Genius is one percent inspiration and ninety-nine percent perspiration. Accordingly, a 'genius' is often merely a talented person who has done all of his or her homework.
- Thomas Edison
What Do Governors Think of the Energy Issues Today?


Two weeks ago, I had the benefit of attending the 21st Century Energy Transition Symposium held at Colorado State University in Fort Collins, Colorado.  Originally designed to discuss natural gas development, safety, technology, and policy, the symposium, now in its seventh year, has transformed to discuss the transition from more traditional forms of energy to new, renewable forms of energy.  The highlight of the event was a Governor’s Lunch Keynote Panel which included three sitting governors and one former governor.         


Moderated by former Colorado Governor Bill Ritter, the Panel included current Colorado Governor John Hickenlooper, Montana Governor Steve Bullock, and Wyoming Governor Matt Mead.  The sitting Governors came from both political parties but had one thing in common, all came from energy producing states.  


Governor Mead reminded the audience that Wyoming is the largest exporter of energy producing coal, uranium, and wind energy.  Throughout the panel the three sitting governors held friendly arguments over who had the “best” wind.  Wyoming’s number one industry is energy while its number two industry is tourism.  Home to the nation’s first national park, Yellowstone, Governor Mead acknowledged that we must take care of the environment, and we should not be afraid of where science leads us.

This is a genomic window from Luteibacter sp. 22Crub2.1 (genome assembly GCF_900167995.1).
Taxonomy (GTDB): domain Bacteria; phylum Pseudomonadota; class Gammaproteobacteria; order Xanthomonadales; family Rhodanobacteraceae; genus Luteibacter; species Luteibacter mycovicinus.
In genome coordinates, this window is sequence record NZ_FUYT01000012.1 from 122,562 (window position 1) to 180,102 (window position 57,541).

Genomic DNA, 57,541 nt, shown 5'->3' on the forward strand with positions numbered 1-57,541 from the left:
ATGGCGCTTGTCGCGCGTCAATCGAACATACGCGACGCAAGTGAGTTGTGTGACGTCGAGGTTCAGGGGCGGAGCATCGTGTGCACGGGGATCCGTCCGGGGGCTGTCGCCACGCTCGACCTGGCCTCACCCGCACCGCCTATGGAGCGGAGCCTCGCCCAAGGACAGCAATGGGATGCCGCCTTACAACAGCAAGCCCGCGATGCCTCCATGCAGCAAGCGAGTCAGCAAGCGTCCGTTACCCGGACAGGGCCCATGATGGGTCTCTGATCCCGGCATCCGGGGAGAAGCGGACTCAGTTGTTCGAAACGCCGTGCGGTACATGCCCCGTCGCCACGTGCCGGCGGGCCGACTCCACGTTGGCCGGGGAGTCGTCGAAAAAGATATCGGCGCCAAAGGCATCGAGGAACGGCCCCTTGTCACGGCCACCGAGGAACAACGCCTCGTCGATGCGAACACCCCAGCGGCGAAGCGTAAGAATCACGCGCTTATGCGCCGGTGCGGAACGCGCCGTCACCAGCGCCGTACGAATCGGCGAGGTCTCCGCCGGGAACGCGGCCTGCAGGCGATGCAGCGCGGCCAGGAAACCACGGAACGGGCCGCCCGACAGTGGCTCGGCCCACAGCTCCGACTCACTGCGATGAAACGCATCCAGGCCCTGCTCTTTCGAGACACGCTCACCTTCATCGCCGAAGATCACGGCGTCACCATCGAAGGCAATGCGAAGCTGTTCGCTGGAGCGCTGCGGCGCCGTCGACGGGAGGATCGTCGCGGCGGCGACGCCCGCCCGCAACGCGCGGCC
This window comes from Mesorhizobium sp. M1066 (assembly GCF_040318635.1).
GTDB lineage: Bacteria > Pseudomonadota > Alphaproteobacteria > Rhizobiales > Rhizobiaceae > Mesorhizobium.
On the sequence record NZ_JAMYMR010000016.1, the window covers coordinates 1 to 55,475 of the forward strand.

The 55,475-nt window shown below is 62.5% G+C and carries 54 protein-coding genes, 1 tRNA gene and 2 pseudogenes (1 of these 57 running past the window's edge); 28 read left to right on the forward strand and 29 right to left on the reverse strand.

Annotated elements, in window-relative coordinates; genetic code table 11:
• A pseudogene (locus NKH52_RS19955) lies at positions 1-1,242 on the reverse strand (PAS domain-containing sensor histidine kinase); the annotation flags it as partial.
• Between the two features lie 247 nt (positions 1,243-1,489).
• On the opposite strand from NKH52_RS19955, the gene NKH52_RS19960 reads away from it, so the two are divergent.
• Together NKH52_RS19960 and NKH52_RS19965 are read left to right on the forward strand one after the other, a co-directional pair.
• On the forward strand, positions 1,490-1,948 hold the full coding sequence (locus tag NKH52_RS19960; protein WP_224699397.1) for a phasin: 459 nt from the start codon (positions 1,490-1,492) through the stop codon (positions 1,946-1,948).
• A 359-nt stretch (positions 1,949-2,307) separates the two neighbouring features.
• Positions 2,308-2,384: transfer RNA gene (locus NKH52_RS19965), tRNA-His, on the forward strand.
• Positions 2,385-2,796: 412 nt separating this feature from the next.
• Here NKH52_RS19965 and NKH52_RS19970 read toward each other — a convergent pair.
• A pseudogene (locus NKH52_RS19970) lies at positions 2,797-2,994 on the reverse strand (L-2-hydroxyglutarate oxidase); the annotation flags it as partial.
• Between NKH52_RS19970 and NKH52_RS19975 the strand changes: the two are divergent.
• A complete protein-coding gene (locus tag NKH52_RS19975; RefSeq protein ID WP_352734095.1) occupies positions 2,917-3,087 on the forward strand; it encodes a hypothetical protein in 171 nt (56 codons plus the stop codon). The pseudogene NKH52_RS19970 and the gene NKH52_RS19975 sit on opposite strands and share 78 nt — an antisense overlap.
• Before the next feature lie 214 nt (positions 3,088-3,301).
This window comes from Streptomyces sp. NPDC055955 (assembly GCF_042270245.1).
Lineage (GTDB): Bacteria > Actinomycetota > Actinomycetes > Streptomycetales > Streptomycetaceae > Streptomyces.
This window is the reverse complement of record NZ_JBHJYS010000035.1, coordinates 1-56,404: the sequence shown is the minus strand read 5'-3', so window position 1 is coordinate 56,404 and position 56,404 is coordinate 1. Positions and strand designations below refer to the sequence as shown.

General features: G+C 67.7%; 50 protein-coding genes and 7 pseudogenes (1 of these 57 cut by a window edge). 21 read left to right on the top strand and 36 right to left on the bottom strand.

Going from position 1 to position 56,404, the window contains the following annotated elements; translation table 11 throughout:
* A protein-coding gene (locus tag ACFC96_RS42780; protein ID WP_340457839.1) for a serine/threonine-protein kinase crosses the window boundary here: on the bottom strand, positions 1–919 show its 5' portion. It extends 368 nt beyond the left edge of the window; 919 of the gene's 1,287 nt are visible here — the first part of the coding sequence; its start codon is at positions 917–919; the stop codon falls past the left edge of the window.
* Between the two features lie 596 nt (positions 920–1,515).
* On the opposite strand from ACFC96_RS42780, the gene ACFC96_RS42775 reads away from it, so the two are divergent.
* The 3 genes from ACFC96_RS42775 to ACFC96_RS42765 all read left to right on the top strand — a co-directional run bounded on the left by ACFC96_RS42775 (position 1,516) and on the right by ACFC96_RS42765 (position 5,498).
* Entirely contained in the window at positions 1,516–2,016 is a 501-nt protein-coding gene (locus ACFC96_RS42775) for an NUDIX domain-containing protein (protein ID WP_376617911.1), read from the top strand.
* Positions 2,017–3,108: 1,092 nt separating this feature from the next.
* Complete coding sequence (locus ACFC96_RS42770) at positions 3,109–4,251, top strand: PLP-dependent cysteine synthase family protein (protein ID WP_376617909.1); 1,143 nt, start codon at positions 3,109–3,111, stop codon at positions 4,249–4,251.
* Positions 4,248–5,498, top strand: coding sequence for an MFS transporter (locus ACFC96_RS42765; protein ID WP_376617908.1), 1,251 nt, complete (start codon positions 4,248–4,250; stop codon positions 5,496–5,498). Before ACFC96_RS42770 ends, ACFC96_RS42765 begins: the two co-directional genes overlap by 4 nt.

Governor Bullock, operating in the conservative coal state of Montana, boasted 28% of the nation’s coal reserves and 8% of the world’s coal reserves.  Despite a heavy coal industry in the state, Governor Bullock expressed the need to address climate change and to meet the climate challenges with technical innovation.  With a population of approximately one million and annual visitors to the state of 12 million, Governor Bullock shared that Tesla had put six charging stations in Lima, MT, population 224.  He surmised that since there were probably not six Teslas in Lima, or even in the state, that they were placed there strategically along I-15 to allow quick charging for those travelling.


Colorado Governor Hickenlooper spoke of a new future where wind energy costs had dropped by two-thirds in the last five years and solar costs had dropped approximately 80% in the last five years.  While emphasizing the importance of the future vision, he counter-balanced it with the reality of keeping price and reliability in check for the existing energy sources.


Bottom Line?  The three sitting Governors are from different political parties, yet they share similar outlooks on energy.  We need to keep our existing energy sources reliable and price competitively while investing in future energy sources.  None were solely pro coal, and none were solely pro renewable.  A balanced approach seemed to dominate the panel.  Now these Governors may not be representative of their colleagues in other states.  They are all from mountain west states that produce energy, and they also preside over some of the most beautiful places in the United States.  Former Governor Ritter tried to sum it up and give each Governor a “win.”  Wyoming has better wind, Montana has better transmission, and Colorado has better skiing.  Speaking of skiing, the resorts are opening.  Hope to see you on the slopes soon!     


Jon Brock is President of utility and energy advisor Desert Sky Group, LLC.  He can be reached at  

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